Wednesday, September 29, 2010
The current state of the mortgage mess
Since the very beginning of the mortgage foreclosure crisis two years ago there were rumblings of fraud by the lending institutions. A very few isolated cases of proven fraud made local newspaper headlines. More information has been available on-line at web sites and blogs specializing in consumer issues, mortgage/financial issues and real estate. Until the past few weeks this news stayed very much under the radar and out of the national network television/national newspaper headlines. That is beginning to change.
Mortgage fraud is a much more important to real estate investors. Many investors were holding rental and/or lease-option/owner financed properties which were financed by major lending institutions/banks. The investors were also hit hard by the bursting housing bubble and facing foreclosure on financed properties. This is a business for investors and they were much more inclined to fight back, researching the lenders’ legal requirements for foreclosure and hiring attorneys to protect their vested interests in financed properties. Most homeowners facing foreclosure, however, were broke(could not afford their mortgage payments), ignorant of the law, unaware of the rights as borrowers and not inclined to try to fight a big bank(no money for attorneys’ fees).
It makes a lot of sense to have rampant mortgage fraud in the current situation. The lenders were not any more prepared for the massive way of mortgage defaults that swept over the country than were the homeowners. The necessary procedures, personnel and knowledge were just not there. Many of the lenders relied on outside companies to handle the paperwork for foreclosures and those companies were not any more prepared than the banks themselves for the sudden tidal wave of defaults.
This situation resulted in many corners being cut and legal requirements being ignored in order to be able to keep up with the increased flow of foreclosure paperwork. County court systems were also not prepared and did not pay enough attention to the paperwork presented them during foreclosure proceedings. Now, even though there have been complaints from the very beginning, these issues are coming to light in the mainstream media because of federal investigations into the practices of the mortgage industry.
The big lenders want to shrug off these illegal practices(mortgage fraud) as merely “technical issues”. Court decisions on issues of legal procedure, however, tend to place a great deal of importance on “technical issues”. It will be very interesting to see if any of the lending companies, processing companies or individuals involved ever face criminal prosecution or if any of the affected former homeowners ever receive any recompense.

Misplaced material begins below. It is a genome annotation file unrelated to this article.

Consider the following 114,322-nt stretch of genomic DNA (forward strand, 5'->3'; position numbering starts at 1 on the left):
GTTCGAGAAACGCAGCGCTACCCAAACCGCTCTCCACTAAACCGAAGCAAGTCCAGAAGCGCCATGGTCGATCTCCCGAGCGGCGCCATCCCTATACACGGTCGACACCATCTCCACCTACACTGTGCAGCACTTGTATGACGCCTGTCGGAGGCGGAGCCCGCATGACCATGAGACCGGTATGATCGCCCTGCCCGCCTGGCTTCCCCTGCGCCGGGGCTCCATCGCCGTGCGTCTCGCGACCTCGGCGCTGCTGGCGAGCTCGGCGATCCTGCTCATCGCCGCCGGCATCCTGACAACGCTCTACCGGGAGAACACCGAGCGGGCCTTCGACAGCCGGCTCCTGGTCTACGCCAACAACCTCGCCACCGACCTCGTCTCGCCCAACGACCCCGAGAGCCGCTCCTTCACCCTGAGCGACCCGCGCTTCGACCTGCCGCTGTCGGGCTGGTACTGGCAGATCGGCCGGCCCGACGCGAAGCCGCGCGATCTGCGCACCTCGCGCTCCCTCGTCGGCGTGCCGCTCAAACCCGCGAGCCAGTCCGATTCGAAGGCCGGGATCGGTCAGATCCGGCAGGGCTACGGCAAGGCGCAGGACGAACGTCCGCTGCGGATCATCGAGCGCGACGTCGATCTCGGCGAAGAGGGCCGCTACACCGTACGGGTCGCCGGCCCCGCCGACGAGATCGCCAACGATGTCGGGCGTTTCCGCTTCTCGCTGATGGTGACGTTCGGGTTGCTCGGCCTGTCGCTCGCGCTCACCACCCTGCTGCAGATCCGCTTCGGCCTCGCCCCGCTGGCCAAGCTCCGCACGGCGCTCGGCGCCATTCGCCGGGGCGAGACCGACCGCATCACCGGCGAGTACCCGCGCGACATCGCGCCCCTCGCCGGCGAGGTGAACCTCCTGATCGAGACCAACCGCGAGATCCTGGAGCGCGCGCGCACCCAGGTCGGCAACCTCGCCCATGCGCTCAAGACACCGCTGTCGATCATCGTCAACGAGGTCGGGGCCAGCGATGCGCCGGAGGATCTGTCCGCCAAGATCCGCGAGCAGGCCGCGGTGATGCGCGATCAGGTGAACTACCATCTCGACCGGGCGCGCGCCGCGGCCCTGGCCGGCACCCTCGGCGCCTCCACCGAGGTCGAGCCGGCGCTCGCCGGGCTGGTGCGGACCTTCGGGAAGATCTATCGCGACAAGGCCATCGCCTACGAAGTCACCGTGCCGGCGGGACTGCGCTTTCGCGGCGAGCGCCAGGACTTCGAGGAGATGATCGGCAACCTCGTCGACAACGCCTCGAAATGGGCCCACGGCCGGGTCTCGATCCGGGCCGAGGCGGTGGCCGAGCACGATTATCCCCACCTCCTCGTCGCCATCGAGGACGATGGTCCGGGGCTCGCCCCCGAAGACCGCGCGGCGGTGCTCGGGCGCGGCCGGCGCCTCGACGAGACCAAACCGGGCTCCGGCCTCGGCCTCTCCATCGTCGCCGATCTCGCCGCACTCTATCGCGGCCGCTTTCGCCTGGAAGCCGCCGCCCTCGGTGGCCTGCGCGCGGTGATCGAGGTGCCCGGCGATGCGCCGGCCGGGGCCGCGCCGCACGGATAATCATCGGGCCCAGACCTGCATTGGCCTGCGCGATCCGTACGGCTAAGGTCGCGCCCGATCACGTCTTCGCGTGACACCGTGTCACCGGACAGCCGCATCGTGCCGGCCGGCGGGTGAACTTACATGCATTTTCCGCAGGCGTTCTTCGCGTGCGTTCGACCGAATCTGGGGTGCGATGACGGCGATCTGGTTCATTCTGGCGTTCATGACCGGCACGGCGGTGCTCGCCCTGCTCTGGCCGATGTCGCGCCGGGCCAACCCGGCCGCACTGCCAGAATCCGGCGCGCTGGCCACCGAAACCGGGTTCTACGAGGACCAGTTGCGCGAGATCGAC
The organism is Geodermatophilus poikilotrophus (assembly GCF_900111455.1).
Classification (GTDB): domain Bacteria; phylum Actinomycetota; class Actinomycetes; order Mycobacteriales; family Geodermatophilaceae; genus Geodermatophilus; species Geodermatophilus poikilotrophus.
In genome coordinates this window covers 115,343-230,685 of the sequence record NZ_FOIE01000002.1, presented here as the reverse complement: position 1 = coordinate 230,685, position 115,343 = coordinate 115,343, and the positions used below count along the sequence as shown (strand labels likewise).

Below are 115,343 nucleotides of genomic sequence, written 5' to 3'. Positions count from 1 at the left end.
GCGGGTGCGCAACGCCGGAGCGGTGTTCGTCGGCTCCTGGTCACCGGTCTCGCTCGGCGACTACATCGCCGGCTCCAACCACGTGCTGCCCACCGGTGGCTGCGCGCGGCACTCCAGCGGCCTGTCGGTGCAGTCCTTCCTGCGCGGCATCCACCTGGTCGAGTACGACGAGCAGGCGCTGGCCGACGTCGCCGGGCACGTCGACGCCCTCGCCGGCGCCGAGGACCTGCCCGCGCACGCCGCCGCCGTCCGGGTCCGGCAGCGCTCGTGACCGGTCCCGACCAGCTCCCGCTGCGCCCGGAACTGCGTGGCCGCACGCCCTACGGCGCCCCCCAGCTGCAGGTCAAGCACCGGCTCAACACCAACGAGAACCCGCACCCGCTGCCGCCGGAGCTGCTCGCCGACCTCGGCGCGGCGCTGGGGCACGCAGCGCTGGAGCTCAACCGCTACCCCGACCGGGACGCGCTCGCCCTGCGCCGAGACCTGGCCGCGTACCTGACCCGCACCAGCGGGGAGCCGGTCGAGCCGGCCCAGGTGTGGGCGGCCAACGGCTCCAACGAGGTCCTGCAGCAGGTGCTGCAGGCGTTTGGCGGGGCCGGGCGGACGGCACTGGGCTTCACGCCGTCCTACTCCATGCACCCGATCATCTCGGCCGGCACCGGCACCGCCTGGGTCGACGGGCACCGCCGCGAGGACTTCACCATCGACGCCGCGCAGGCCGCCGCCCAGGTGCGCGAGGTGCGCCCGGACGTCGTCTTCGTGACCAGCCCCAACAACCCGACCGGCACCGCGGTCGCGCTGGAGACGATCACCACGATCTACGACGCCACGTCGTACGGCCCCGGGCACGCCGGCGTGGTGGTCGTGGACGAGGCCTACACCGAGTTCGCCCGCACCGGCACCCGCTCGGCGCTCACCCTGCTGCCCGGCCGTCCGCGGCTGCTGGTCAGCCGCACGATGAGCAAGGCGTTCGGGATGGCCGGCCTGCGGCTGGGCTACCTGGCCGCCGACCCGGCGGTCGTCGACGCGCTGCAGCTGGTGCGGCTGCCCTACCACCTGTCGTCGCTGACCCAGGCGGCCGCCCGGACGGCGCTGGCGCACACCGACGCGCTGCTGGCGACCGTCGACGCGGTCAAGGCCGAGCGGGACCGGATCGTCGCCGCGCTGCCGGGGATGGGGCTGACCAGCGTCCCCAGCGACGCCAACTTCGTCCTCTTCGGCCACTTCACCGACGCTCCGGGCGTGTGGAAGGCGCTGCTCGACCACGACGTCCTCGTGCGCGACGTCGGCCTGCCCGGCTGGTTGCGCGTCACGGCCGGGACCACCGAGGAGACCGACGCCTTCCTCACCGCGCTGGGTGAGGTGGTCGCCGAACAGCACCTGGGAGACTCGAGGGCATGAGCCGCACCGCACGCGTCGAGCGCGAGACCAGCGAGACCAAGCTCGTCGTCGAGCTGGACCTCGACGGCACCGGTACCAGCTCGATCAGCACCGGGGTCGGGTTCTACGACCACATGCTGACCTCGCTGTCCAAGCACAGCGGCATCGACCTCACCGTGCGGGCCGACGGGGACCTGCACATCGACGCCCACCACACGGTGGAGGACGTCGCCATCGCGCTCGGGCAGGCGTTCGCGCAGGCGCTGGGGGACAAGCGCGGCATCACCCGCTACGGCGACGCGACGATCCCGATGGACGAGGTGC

One widespread “technical issue” that has come to light is bank officers signing affidavits without personal knowledge of the truth of the information contained in the affidavits as required by law. Unauthorized bank and processing company personal forging the signatures of bank officers on foreclosure paperwork also appears to be common and accepted practice and is also illegal. Large volumes of foreclosure papers seem to have been signed without a notary present to witness the signatures as required by law. These are very serious issues. The presence of any of these issues in any given foreclosure procedure would be legal grounds for the dismissal of that foreclosure. Tens of thousands of foreclosures seem to have been pushed through the court system in this way. It is fraud on a massive scale and it happened because the lenders either were not aware of the proper procedures or did not feel they had the time to follow the proper procedures. Ignorance of the law and time issues are not normally well-received excuses for fraud in other areas of business and should not be considered adequate excuses for mortgage lenders.
Now we wait to see where things go from here. If the federal government does the right thing and decides to prosecute lenders and processing companies and individuals for fraud, it will get very messy and drawn out and clog the court systems for years. And what can possibly be done for the former homeowners, who have already been evicted from their homes and the houses sold at foreclosure auction or privately by the banks? Or will it all just get swept under the carpet as an unavoidable consequence of the housing bubble fall-out and the feeling that banks are already under too much pressure?